COS 117-4
Interannual variability in ephemeral pond and permanent wetland plant community structure: Sensitivity to climate fluctuations

Thursday, August 13, 2015: 2:30 PM
318, Baltimore Convention Center
Amanda Little, Biology, University of Wisconsin-Stout, Menomonie, WI
James Church, Biology, University of Wisconsin-Stout, Menomonie, WI

The plant communities of ephemeral ponds in the Eastern United States are understudied, and ephemeral pond hydrology is highly dependent upon precipitation patterns. Given climate change, there is a strong need to understand the sensitivity of these systems to precipitation fluctuations. We collected two growing seasons of data (2013 and 2014) in forty ephemeral pond and seventeen associated permanent wetland plant communities in the forested moraine region of Northwestern Wisconsin using both permanent plots and whole-wetland transects. The 2013 growing season had average precipitation, and most ephemeral ponds dried by late August. 2014 had substantially above average precipitation, to the extent that many ephemeral ponds remained flooded throughout the growing season. Permanent plots were established at within each wetland at edge, transition, and bottom elevation zones within each ephemeral pond. Our objectives were two-fold: 1) determine whether important factors influencing ephemeral pond and permanent wetland plant community organization, including functional group structure, differed between 2013 and 2014, and 2) determine whether zonation patterns within ephemeral ponds shifted in response to increased hydroperiod.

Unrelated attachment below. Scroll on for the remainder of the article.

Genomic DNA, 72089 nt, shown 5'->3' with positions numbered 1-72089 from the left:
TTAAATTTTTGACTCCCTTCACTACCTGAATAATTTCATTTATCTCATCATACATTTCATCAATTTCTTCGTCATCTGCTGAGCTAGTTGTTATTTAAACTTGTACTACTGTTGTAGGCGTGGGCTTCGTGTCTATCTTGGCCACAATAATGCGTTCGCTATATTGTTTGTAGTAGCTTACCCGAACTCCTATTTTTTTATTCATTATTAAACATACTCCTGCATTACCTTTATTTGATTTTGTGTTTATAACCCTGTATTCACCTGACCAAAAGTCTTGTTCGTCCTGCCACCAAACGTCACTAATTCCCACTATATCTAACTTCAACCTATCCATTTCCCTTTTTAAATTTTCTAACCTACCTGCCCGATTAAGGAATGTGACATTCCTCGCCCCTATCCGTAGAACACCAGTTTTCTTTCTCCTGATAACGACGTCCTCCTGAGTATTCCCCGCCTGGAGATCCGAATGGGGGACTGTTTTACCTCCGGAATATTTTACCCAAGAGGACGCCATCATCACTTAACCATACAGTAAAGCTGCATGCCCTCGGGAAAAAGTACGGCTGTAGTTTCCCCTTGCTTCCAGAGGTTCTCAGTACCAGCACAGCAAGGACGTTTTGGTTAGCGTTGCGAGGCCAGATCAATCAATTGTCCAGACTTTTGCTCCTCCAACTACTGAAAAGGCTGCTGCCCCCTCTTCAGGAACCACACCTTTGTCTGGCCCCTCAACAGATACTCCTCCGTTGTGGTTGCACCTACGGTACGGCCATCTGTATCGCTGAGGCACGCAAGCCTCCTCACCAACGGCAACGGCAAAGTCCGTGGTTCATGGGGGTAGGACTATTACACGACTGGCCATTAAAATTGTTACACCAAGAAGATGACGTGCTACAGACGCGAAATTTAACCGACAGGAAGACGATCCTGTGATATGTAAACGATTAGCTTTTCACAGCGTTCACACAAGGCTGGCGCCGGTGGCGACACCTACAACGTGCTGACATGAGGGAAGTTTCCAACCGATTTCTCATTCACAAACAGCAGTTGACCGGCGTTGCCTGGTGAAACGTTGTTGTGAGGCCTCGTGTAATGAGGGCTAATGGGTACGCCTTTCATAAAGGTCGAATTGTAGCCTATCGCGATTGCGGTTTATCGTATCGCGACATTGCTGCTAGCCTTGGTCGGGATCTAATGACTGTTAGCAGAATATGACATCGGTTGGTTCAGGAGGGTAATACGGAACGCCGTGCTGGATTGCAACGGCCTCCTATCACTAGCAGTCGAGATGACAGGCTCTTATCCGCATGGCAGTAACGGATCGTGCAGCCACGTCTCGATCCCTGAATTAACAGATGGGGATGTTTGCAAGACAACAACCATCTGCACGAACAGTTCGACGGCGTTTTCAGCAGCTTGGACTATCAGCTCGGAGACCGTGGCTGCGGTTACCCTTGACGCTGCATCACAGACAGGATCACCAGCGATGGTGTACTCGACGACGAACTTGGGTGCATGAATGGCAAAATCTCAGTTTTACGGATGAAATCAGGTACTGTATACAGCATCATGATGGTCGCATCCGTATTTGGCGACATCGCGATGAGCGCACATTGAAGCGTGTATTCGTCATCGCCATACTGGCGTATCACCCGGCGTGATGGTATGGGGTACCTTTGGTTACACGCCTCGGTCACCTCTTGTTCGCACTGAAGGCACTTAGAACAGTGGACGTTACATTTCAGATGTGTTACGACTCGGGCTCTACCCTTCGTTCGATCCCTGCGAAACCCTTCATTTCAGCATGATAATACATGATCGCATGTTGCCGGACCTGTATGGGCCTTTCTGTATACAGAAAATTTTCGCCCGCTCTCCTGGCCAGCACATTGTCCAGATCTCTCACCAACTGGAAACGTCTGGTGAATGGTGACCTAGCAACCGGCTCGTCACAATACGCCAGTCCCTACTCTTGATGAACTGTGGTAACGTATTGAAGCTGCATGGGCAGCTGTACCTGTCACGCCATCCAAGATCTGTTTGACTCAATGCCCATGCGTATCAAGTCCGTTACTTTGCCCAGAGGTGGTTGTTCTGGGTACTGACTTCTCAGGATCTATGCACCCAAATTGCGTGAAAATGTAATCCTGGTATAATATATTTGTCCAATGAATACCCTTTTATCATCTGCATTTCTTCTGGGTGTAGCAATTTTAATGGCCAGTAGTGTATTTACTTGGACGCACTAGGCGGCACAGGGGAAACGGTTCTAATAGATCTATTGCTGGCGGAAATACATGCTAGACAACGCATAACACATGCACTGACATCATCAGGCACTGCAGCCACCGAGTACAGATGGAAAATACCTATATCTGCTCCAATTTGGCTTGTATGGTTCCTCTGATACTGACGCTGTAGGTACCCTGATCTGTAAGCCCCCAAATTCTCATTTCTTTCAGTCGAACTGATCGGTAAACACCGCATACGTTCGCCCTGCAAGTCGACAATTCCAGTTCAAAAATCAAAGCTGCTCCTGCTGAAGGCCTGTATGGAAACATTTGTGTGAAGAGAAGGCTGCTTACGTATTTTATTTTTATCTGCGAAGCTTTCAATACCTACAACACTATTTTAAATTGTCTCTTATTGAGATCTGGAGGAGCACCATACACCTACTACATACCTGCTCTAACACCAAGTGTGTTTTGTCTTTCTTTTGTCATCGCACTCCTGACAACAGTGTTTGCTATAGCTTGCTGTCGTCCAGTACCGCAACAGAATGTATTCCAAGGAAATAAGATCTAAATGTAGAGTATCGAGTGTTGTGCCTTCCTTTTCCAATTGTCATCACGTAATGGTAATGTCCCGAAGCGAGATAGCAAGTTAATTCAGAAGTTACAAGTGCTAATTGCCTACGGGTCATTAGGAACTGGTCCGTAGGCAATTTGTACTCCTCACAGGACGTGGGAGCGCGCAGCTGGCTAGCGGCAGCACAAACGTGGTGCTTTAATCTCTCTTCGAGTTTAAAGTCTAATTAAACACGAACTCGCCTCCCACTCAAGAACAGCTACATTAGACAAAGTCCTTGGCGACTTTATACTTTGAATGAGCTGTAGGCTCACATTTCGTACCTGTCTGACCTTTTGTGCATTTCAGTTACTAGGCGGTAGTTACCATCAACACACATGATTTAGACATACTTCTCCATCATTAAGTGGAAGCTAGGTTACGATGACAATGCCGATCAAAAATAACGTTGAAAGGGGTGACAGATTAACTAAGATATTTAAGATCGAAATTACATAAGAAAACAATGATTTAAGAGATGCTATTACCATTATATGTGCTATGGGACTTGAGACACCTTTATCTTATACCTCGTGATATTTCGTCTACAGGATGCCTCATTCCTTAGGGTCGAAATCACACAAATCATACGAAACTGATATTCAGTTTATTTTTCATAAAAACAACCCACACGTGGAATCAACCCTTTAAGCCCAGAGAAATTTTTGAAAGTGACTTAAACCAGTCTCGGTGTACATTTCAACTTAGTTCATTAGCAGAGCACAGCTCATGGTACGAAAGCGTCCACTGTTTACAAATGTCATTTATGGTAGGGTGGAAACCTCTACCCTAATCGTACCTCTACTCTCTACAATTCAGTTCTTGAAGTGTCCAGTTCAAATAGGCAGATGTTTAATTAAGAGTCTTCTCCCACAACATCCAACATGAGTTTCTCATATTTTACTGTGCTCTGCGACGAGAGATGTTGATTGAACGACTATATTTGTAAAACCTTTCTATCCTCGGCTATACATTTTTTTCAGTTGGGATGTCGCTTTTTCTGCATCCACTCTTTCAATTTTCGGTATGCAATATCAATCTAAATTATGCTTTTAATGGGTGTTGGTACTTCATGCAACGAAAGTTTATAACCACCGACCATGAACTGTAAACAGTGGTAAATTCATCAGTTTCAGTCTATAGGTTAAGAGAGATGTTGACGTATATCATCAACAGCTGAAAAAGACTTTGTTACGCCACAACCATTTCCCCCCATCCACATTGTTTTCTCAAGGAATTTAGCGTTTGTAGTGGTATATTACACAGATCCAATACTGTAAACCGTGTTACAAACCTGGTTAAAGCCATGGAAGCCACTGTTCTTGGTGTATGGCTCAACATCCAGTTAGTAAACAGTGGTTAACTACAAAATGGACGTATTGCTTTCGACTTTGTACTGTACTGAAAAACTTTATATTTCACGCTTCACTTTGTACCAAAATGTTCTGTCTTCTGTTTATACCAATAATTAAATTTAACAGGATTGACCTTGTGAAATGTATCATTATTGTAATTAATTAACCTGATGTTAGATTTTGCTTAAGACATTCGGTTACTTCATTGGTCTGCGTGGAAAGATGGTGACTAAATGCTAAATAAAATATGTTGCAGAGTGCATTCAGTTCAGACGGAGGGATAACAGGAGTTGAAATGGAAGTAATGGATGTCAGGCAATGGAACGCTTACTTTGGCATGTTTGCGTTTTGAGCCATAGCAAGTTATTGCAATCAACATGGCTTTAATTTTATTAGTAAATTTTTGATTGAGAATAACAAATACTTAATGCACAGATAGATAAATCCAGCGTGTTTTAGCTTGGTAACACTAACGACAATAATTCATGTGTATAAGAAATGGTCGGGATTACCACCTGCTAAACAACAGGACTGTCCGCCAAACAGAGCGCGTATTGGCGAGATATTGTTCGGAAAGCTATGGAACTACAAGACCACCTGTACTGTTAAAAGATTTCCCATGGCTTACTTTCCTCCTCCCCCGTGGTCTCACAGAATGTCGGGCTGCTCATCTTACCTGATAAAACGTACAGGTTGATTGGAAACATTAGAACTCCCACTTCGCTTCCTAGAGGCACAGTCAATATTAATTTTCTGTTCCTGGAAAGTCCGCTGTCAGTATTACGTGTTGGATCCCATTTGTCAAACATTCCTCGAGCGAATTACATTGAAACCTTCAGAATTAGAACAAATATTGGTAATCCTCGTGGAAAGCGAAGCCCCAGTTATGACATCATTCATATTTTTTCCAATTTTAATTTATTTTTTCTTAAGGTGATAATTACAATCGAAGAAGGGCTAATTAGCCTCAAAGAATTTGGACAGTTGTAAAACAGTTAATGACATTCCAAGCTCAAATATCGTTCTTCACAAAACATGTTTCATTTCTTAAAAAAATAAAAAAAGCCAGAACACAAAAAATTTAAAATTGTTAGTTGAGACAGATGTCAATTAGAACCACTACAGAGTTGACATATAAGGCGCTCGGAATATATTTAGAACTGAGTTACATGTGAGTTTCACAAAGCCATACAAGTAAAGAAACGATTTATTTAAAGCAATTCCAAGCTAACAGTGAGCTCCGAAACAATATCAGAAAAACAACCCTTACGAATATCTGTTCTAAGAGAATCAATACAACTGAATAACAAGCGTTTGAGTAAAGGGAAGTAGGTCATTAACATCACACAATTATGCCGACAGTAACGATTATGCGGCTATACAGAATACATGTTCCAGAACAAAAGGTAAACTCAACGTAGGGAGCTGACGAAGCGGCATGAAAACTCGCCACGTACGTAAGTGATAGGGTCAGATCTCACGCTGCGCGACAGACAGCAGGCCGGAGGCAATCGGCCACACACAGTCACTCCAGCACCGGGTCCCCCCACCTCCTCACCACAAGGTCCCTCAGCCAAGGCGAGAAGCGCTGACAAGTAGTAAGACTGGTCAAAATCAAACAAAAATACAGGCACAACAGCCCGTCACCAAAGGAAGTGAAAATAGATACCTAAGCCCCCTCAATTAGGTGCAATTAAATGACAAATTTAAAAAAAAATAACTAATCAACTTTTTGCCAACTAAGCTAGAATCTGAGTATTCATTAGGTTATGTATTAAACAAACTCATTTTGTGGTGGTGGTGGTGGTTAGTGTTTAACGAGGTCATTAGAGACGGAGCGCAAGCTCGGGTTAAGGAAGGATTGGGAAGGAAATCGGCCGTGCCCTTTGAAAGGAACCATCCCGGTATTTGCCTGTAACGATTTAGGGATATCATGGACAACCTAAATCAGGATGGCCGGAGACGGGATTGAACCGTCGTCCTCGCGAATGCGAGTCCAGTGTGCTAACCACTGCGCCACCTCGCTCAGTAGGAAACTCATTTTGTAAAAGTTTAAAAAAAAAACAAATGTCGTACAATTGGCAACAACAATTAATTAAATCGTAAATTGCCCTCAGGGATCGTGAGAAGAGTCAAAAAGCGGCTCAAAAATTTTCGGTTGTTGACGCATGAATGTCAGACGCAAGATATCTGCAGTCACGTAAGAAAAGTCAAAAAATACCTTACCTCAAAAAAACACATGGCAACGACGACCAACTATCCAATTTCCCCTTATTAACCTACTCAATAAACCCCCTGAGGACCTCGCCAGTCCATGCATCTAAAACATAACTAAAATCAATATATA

Species richness and total vegetative cover declined in both permanent wetlands and ephemeral ponds in response to elevated water levels, but declines were more significant in ephemeral ponds. This result indicates that ephemeral pond plant communities are more sensitive to changes in precipitation than those of permanent wetlands. Both annual and woody plant functional groups declined in ephemeral ponds. There was no significant difference in ephemeral pond edge plot communities between the two years. Bottom plot communities were significantly different, with the absence of annual species and an increase in Lemna minor. The communities of 2014 transition plots were more similar to the bottom plots of 2013, indicating a capacity of ephemeral pond plants to shift zonation. With the uncertainty surrounding a possible increase in large precipitation events in the future, it remains to be seen whether ephemeral ponds dry less frequently, resulting in permanent losses in species richness.